Haddadin Z, Rankin DA, Lipworth L, Fryzek J, Suh M, Shepard DS, McHenry R, Varjabedian R, Fernandez KN, Rizzo C, Nelson CB, Halasa NB. Distribution of respiratory viral pathogens in infants across different clinical settings from December 2019 to April 2020. IDWeek virtual conference on infectious disease, October 2020.
Background: Acute respiratory infections (ARI) are a major cause of morbidity and mortality in young children, with viral pathogens being the most common etiologies. However, due to limited and inconsistent clinical diagnostic viral testing in the outpatient (OP) setting compared to the inpatient (IP) setting, the actual burden and distribution of viral pathogens across these clinical settings remain largely underreported. We aimed to evaluate the frequency of common respiratory viruses in medically attended ARI in infants.
Results: From 12/16/2019 to 4/30/2020, 364 infants were enrolled, and 361 (99%) had nasal swabs collected and tested. Of those, 295 (82%) had at least one virus detected; rhinovirus/enterovirus (RV/EV) [124 (42%)], respiratory syncytial virus (RSV) [101 (32%)], and influenza (flu) [44 (15%)] were the three most common pathogens detected. No samples tested positive for SARS-CoV-2. Overall, the mean age was 6.1 months, 50% were male, 45% White and 27% Hispanic. Figure 1 shows the total number of PCR viral testing results by month. RSV was the most frequent virus detected in the IP (63%) and ED (37%) settings, while RV/EV was the most common in the OP setting (Figure 2). Figure 3 displays viral seasonality by clinical setting, showing an abrupt decrease in virus-positive cases following the implementation of a stay-at-home order on March 23, 2020 in Nashville, TN.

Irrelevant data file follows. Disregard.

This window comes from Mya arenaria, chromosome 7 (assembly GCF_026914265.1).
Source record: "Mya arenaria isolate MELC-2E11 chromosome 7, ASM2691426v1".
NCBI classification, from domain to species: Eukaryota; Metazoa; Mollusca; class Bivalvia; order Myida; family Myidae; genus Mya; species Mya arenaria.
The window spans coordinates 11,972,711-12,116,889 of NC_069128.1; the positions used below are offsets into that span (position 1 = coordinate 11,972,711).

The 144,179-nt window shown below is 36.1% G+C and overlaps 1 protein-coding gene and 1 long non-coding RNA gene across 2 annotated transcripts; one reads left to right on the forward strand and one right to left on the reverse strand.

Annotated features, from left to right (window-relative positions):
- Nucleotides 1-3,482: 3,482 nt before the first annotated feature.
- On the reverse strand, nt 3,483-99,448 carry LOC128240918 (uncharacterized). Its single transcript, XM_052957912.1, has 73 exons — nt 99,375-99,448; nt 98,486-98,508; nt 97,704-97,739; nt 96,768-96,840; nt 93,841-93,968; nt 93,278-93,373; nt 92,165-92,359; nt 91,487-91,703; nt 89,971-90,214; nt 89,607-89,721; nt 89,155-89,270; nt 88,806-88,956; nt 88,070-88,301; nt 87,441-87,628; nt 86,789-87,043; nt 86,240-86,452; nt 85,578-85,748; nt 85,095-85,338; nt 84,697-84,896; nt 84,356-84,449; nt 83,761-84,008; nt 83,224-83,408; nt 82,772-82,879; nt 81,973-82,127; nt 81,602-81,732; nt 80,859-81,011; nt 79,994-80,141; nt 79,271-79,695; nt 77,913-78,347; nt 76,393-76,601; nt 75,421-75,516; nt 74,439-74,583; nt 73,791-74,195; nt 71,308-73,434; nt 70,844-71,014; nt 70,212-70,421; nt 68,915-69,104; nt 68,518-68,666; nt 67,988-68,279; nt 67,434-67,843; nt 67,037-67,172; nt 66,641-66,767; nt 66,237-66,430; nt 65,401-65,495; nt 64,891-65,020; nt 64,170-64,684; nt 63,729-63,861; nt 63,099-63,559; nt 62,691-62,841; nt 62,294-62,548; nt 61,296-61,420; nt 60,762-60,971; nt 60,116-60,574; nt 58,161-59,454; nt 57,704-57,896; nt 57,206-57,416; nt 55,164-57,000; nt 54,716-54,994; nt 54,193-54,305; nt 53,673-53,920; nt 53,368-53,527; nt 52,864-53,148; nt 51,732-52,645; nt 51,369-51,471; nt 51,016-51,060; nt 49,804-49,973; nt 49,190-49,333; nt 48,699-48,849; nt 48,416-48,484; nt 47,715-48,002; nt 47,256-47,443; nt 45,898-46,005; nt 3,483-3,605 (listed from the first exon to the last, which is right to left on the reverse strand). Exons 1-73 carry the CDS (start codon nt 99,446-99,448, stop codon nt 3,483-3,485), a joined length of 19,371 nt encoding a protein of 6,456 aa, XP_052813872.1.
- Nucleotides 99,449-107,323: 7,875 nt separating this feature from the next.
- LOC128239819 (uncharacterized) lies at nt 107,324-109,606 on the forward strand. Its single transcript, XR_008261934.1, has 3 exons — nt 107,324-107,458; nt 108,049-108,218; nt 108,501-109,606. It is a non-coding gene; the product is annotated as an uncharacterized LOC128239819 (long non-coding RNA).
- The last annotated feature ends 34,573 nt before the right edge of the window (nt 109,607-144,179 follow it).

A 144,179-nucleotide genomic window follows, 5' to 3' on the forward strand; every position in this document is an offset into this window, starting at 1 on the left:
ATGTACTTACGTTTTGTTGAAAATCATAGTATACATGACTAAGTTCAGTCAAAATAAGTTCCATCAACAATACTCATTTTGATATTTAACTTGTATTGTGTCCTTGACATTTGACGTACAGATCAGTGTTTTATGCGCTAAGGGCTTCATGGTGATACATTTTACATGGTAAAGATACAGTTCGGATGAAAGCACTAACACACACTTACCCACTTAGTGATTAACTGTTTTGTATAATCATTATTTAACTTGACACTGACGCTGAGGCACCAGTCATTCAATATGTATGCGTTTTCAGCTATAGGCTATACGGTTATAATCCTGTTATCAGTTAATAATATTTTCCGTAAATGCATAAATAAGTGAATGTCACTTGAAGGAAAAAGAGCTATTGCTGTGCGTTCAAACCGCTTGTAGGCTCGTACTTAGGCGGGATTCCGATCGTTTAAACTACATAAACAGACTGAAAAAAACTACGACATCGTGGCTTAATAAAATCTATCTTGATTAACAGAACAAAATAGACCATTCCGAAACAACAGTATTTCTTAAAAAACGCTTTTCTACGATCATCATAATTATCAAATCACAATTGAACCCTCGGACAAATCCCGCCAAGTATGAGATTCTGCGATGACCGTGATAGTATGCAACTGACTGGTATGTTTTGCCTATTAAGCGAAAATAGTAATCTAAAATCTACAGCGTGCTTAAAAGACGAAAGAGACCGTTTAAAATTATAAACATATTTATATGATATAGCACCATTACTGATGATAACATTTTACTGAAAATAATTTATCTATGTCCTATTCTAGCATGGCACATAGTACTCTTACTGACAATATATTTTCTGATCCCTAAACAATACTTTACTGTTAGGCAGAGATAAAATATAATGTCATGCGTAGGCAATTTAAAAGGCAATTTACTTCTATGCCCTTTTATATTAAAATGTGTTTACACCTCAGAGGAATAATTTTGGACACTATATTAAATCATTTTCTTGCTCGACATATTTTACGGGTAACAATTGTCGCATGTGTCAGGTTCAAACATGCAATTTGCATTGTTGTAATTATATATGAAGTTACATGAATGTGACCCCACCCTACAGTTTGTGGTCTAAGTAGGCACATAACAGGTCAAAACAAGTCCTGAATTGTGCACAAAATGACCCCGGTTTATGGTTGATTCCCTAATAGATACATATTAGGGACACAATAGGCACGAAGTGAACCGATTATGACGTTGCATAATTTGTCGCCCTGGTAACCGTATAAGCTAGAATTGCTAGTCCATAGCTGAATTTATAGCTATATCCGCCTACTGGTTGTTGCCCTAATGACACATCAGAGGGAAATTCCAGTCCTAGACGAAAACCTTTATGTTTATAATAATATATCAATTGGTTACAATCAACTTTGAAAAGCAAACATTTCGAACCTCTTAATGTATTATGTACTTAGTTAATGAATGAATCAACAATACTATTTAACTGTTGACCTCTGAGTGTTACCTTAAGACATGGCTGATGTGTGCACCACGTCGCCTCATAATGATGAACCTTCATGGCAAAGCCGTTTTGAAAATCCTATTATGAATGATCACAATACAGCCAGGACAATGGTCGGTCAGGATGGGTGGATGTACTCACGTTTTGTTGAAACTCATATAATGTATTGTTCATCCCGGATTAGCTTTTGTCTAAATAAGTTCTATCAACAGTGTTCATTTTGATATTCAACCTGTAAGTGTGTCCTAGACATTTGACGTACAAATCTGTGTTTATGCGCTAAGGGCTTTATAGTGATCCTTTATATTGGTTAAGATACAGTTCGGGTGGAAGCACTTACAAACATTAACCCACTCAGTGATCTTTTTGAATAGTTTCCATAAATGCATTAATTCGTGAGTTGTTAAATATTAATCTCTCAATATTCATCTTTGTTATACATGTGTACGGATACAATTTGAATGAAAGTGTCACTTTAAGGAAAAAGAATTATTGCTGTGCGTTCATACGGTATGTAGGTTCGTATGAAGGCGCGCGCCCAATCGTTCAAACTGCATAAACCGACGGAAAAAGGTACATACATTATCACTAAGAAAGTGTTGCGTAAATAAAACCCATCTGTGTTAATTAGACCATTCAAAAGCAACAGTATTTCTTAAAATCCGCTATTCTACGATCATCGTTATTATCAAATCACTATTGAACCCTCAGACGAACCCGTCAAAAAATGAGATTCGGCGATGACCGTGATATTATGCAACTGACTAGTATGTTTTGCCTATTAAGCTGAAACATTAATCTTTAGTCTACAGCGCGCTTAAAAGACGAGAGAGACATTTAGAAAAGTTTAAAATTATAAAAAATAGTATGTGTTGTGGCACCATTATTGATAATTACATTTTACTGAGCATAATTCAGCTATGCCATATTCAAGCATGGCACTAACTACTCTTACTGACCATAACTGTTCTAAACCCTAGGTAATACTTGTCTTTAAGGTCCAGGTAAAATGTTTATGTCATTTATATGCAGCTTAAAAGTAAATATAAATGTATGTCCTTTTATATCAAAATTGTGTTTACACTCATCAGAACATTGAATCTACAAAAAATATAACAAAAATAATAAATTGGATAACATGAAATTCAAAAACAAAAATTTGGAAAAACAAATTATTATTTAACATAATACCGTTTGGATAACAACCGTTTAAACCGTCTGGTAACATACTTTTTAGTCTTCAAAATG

Conclusions: Most medical encounters in infants are due to viral pathogens, with RSV, RV/EV, and flu being the most common. However, distributions differed by clinical setting, with RSV being the most frequently detected in the IP and ED settings, and second to RV/EV in the OP setting. Continued active viral ARI surveillance in various clinical settings is warranted. Preventative measures such as vaccines and infection control measures deserve study to reduce viral ARI burden.